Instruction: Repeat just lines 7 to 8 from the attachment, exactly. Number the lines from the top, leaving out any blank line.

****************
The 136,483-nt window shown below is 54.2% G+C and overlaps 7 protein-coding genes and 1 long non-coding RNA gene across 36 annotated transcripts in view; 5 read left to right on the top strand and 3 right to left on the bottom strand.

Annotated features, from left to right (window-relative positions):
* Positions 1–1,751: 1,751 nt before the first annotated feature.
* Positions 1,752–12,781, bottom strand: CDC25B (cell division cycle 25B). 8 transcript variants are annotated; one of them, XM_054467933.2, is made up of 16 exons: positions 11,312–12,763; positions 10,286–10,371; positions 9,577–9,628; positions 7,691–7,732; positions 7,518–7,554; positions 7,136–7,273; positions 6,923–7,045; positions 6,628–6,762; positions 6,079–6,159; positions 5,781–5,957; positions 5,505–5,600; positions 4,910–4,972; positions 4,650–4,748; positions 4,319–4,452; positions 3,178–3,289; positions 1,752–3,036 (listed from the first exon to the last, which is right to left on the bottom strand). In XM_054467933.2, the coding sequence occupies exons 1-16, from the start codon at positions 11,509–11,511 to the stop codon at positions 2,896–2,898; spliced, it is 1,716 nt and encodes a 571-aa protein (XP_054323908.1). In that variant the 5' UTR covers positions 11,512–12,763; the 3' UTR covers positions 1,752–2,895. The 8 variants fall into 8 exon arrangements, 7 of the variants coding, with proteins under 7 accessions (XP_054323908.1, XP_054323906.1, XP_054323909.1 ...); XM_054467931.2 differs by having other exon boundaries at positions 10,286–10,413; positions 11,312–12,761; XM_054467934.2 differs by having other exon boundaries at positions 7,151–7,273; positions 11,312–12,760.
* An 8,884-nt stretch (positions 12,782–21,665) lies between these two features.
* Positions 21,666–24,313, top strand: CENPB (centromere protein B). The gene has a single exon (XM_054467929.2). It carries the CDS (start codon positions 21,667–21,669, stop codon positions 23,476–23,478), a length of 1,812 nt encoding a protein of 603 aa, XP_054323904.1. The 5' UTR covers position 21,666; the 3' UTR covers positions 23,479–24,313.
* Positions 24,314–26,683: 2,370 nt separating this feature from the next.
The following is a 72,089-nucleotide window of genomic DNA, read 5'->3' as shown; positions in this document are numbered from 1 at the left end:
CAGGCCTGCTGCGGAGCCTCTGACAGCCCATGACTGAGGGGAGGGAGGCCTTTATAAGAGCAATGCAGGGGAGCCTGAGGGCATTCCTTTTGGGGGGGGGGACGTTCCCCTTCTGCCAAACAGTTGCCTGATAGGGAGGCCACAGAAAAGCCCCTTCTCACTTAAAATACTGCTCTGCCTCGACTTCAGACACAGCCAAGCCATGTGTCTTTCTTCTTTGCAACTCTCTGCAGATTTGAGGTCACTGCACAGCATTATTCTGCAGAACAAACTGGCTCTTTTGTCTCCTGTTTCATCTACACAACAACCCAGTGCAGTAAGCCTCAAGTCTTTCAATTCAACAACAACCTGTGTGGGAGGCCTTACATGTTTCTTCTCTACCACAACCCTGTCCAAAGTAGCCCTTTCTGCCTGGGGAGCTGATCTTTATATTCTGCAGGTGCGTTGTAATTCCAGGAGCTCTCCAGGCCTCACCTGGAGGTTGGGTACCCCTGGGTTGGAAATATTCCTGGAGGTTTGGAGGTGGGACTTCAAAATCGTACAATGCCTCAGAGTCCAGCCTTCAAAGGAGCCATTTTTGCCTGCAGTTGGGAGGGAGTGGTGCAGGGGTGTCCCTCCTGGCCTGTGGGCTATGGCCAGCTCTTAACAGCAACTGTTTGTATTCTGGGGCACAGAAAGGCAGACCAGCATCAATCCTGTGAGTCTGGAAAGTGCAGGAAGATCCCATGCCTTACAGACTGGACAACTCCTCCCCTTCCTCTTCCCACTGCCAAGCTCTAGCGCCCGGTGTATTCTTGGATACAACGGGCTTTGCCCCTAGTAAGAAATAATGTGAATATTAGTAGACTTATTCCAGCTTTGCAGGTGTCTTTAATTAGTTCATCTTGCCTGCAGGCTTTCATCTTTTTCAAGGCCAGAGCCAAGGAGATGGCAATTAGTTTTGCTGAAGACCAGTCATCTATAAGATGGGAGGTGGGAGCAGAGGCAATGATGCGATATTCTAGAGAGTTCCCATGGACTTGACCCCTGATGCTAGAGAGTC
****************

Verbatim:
* Positions 24,314–26,683: 2,370 nt separating this feature from the next.
The following is a 72,089-nucleotide window of genomic DNA, read 5'->3' as shown; positions in this document are numbered from 1 at the left end: